The diagnosis of multiple sclerosis (MS) is based on demonstrating evidence of inflammatory-demyelinating injury within the central nervous system that is disseminated in both time and space. Diagnosis is made through a combination of the clinical history, neurologic examination, magnetic resonance imaging and the exclusion of other diagnostic possibilities. Other so-called "paraclinical" tests, including the examination of the cerebrospinal fluid, the recording of evoked potentials, urodynamic studies of bladder function, and ocular coherence tomography, may be helpful in establishing the diagnosis for individual patients, but are often unnecessary. Differential diagnosis in MS must be guided by clinical presentation and neurologic localization. While the list of conditions that can mimic MS clinically or radiologically is long, in clinical practice there are few conditions that truly mimic MS on both fronts. A positive test for a putative MS "mimic" does not unto itself exclude the diagnosis of MS. Typical symptoms of MS include discrete episodes ("attacks" or "relapses") of numbness, tingling, weakness, vision loss, gait impairment, incoordination, imbalance, and bladder dysfunction. In between attacks, patients tend to be stable, but may experience fatigue and heat sensitivity. Some MS patients go on to experience, or only experience, an insidious worsening of neurologic function and accumulation of disability ("progression") that is not associated with discrete relapse activity. Progression accounts for most of the long-term disability in MS. Diagnostic criteria for MS have evolved over the past several decades, with each revision impacting the apparent prevalence and prognosis of the disorder - the result has been to encourage earlier diagnosis without compromising accuracy.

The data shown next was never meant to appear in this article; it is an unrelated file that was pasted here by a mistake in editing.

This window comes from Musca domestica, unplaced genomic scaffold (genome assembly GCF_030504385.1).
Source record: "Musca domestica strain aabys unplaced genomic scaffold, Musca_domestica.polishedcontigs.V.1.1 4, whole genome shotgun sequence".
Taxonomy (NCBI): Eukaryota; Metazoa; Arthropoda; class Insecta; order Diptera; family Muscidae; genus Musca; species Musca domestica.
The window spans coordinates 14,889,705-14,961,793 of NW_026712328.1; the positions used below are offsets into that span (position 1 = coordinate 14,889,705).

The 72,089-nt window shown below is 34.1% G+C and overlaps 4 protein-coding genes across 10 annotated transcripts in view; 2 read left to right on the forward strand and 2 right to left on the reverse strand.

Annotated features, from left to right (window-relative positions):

Keywords: Diagnostic Criteria; MRI; Prognosis; Progression; Relapse; magnetic resonance imaging; myelitis; optic neuritis.
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